• Karl Froyd, a former CIRES scientist during the Atmospheric Tomography Mission, is strapped in his workstation aboard the NASA DC-8 during one of the flights. Measurements made by the PALMS instrument allowed the research team to document that desert dust is a major contributor to the formation of icy cirrus clouds. Credit: Dan Murphy, NOAA

    Icy Cirrus Clouds Born From Desert Dust

    Each year, several billion tonnes of mineral dust are lofted into the atmosphere from the world’s arid regions, making dust one of the most abundant types of aerosol particles in the atmosphere. Now, scientists are learning that tiny bits of dust from the hottest and driest parts of the Earth are a surprisingly large driver in forming the delicate, wispy ice clouds known as cirrus in the cold, high altitudes of the atmosphere. 

  • Southern Ocean confirmed as strong carbon dioxide sink

    Research published in recent years has suggested the Southern Ocean might be absorbing less carbon dioxide (CO2) from the atmosphere than previously thought.  But a new study published this week in the journal Science confirms the role of the Southern Ocean as a significant carbon sink.

  • Aircraft Reveal a Surprisingly Strong Southern Ocean Carbon Sink

    The Southern Ocean is indeed a significant carbon sink — absorbing a large amount of the excess carbon dioxide emitted into the atmosphere by human activities — according to a new study led by the National Center for Atmospheric Research (NCAR).

  • NASA-supported Study Confirms Importance of Southern Ocean for Absorbing CO2

    Observations from research aircraft show that the Southern Ocean absorbs much more carbon from the atmosphere than it releases, confirming it is a very strong carbon sink and an important buffer for the effects of human-caused greenhouse gas emissions, according to a new, NASA-supported study.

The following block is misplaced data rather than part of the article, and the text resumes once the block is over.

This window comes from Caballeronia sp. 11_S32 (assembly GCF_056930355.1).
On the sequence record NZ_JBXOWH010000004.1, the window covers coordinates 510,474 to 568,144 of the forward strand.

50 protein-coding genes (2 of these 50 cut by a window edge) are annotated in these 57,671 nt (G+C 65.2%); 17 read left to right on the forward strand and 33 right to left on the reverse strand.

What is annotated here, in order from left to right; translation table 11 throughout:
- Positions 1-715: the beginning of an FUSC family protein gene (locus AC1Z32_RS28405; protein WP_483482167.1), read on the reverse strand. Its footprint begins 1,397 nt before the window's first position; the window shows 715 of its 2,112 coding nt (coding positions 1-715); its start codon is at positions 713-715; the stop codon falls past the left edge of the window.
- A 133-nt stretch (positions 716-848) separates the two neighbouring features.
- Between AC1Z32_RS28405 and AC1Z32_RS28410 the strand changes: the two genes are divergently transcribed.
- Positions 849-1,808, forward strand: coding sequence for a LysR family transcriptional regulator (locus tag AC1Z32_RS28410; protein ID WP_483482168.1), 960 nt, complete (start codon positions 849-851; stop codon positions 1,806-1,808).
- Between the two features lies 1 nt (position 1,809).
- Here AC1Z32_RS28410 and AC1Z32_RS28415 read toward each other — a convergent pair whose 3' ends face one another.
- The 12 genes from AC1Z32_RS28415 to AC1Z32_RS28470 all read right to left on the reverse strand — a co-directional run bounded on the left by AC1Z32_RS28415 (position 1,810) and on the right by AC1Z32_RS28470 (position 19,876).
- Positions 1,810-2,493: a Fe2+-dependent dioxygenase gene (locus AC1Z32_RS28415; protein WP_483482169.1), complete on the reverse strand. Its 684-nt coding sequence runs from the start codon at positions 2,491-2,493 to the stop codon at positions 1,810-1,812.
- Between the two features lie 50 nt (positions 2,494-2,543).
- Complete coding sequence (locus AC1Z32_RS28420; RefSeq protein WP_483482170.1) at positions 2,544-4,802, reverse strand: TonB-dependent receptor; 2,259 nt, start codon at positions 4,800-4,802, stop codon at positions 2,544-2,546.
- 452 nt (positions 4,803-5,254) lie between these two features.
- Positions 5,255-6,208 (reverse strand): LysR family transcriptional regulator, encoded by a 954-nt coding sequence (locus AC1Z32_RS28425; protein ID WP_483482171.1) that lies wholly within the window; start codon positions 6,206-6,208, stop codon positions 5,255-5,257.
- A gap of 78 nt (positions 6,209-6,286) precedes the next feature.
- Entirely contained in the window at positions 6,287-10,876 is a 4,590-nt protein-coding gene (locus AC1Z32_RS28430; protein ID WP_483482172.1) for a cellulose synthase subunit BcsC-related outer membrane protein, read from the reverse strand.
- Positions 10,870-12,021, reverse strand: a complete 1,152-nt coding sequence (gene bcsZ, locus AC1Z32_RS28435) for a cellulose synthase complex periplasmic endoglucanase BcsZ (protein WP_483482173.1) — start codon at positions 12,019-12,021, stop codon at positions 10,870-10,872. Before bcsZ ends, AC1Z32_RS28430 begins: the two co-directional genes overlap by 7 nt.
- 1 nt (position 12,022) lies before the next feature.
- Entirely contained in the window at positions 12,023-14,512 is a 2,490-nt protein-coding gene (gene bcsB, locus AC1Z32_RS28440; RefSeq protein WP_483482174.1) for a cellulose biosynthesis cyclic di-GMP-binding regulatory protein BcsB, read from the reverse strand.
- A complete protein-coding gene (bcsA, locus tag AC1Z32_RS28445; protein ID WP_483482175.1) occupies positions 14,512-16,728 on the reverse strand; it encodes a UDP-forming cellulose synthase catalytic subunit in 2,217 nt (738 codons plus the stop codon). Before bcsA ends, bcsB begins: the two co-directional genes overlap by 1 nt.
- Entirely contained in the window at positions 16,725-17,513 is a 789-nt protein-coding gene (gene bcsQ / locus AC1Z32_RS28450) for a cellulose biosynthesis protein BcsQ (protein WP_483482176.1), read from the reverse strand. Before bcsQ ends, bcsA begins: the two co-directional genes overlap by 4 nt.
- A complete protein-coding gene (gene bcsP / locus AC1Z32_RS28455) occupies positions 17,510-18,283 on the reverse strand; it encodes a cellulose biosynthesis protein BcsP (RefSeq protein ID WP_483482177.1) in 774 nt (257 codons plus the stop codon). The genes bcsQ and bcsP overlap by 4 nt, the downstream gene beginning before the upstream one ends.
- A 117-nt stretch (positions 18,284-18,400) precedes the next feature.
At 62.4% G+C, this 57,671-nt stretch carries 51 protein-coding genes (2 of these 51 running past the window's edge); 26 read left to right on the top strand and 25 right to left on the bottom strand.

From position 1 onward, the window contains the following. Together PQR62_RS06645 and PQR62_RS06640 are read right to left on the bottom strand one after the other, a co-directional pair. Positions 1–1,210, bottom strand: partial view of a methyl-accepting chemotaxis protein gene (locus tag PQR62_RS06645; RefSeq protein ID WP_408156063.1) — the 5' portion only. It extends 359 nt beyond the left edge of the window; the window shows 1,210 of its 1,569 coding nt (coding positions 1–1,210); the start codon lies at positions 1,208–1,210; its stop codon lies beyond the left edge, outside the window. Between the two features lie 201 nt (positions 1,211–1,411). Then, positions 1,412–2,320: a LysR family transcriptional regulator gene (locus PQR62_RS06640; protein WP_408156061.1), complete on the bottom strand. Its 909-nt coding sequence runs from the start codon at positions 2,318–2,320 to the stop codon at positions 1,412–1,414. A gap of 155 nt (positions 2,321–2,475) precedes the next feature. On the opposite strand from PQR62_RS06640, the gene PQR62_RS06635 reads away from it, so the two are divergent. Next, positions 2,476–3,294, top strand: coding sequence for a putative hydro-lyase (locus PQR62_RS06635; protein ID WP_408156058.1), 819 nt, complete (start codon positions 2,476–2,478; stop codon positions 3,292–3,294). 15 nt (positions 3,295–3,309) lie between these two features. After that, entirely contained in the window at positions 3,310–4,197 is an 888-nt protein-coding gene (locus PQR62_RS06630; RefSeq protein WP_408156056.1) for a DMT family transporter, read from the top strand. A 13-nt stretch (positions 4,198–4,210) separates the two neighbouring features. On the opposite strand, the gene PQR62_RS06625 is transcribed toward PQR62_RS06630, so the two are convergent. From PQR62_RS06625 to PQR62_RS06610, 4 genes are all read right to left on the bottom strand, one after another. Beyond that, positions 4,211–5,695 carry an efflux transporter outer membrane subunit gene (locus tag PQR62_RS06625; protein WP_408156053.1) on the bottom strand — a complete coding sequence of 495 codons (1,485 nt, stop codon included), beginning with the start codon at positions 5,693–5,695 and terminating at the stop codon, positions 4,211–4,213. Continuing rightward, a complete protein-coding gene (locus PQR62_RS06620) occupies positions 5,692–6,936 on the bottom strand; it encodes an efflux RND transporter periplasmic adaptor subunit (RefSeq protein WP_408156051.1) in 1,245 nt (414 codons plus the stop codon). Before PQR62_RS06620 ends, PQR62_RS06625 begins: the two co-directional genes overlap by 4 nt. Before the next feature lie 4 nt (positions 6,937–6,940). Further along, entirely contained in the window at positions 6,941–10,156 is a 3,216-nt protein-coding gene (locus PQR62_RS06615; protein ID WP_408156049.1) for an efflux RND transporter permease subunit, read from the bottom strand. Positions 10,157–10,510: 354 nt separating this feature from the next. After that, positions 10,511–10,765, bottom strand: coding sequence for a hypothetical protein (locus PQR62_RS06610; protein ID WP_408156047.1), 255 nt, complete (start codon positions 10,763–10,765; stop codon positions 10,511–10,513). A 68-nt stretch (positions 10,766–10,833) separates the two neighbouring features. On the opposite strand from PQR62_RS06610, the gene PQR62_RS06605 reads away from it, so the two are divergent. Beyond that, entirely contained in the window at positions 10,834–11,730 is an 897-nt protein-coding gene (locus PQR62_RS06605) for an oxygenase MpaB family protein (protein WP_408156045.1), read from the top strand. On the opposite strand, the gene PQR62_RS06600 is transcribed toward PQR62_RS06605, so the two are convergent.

• Douglas DC-8 experimental da NASA pousara hoje no Aeroporto do Recife

    O Douglas DC-8 da NASA, uma aeronave experimental pertencente ao Centro de Pesquisa em Voo Armstrong, chegara hoje as 18h15 no Aeroporto Internacional do Recife, representando a missao ATom e tambem um trafego aereo diferente nos dias atuais, visto que poucos DC-8 continuam operando no mundo.

  • La Prensa Austral, 11 May 2018

    Avion de la Nasa sobrevolo la Antarctica

    Atmospheric Tomography Mission (Atom) es el proyecto de investigacion por el cual viajaron alrededor de 44 cientificos desde la Nasa en el avion DC-8 que llego a tierra magallanicas este lunes 7 de mayo con la mision principal de sobrevalor la Antarctica.

  • Avión de la Nasa sale a escanear la atmósfera sobre la Antártica

    "El vuelo está planeado para durar aproximadamente 10 horas, saliendo a las 8 y retornando a Punta Arenas cerca de las 18. Usualmente llevamos alimentos, ya sea almuerzos en cajas o comprados en una tienda. Tenemos un microondas a bordo", cuenta Rebecca Hornbrook, investigadora del Centro Nacional de Investigación Atmosférica (NCAR) de Boulder, Colorado.

  • The Atmospheric Tomography, or ATom, mission is investigating the atmosphere above the remote oceans. Above the Atlantic ocean near Ascension Island, the research team saw haze from African fires during ATom’s February, 2017, flight. Credit: NASA

    Cloudy with a chance of chemistry